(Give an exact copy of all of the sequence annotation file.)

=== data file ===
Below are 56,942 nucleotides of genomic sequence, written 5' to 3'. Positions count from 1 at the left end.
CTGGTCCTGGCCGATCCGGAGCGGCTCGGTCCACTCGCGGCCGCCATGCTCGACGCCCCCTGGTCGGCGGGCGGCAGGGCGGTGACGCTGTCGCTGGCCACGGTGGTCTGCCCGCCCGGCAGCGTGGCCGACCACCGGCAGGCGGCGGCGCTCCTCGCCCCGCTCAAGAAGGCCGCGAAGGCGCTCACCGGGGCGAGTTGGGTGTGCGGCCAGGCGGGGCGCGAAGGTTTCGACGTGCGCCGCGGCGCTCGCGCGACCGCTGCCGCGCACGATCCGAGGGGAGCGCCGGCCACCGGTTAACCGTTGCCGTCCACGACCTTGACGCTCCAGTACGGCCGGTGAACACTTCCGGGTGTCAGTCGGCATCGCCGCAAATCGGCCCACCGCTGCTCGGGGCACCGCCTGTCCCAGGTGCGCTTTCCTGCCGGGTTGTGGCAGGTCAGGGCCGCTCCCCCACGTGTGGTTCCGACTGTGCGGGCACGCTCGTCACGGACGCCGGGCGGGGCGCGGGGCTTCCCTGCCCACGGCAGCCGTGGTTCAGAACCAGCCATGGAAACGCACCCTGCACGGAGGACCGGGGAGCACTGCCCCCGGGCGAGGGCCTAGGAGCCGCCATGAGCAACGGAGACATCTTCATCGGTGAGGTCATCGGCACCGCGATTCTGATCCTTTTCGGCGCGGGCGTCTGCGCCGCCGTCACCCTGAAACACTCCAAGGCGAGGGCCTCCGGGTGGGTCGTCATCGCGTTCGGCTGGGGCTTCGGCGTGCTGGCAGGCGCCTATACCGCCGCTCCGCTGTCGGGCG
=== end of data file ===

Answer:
Below are 56,942 nucleotides of genomic sequence, written 5' to 3'. Positions count from 1 at the left end.
CTGGTCCTGGCCGATCCGGAGCGGCTCGGTCCACTCGCGGCCGCCATGCTCGACGCCCCCTGGTCGGCGGGCGGCAGGGCGGTGACGCTGTCGCTGGCCACGGTGGTCTGCCCGCCCGGCAGCGTGGCCGACCACCGGCAGGCGGCGGCGCTCCTCGCCCCGCTCAAGAAGGCCGCGAAGGCGCTCACCGGGGCGAGTTGGGTGTGCGGCCAGGCGGGGCGCGAAGGTTTCGACGTGCGCCGCGGCGCTCGCGCGACCGCTGCCGCGCACGATCCGAGGGGAGCGCCGGCCACCGGTTAACCGTTGCCGTCCACGACCTTGACGCTCCAGTACGGCCGGTGAACACTTCCGGGTGTCAGTCGGCATCGCCGCAAATCGGCCCACCGCTGCTCGGGGCACCGCCTGTCCCAGGTGCGCTTTCCTGCCGGGTTGTGGCAGGTCAGGGCCGCTCCCCCACGTGTGGTTCCGACTGTGCGGGCACGCTCGTCACGGACGCCGGGCGGGGCGCGGGGCTTCCCTGCCCACGGCAGCCGTGGTTCAGAACCAGCCATGGAAACGCACCCTGCACGGAGGACCGGGGAGCACTGCCCCCGGGCGAGGGCCTAGGAGCCGCCATGAGCAACGGAGACATCTTCATCGGTGAGGTCATCGGCACCGCGATTCTGATCCTTTTCGGCGCGGGCGTCTGCGCCGCCGTCACCCTGAAACACTCCAAGGCGAGGGCCTCCGGGTGGGTCGTCATCGCGTTCGGCTGGGGCTTCGGCGTGCTGGCAGGCGCCTATACCGCCGCTCCGCTGTCGGGCG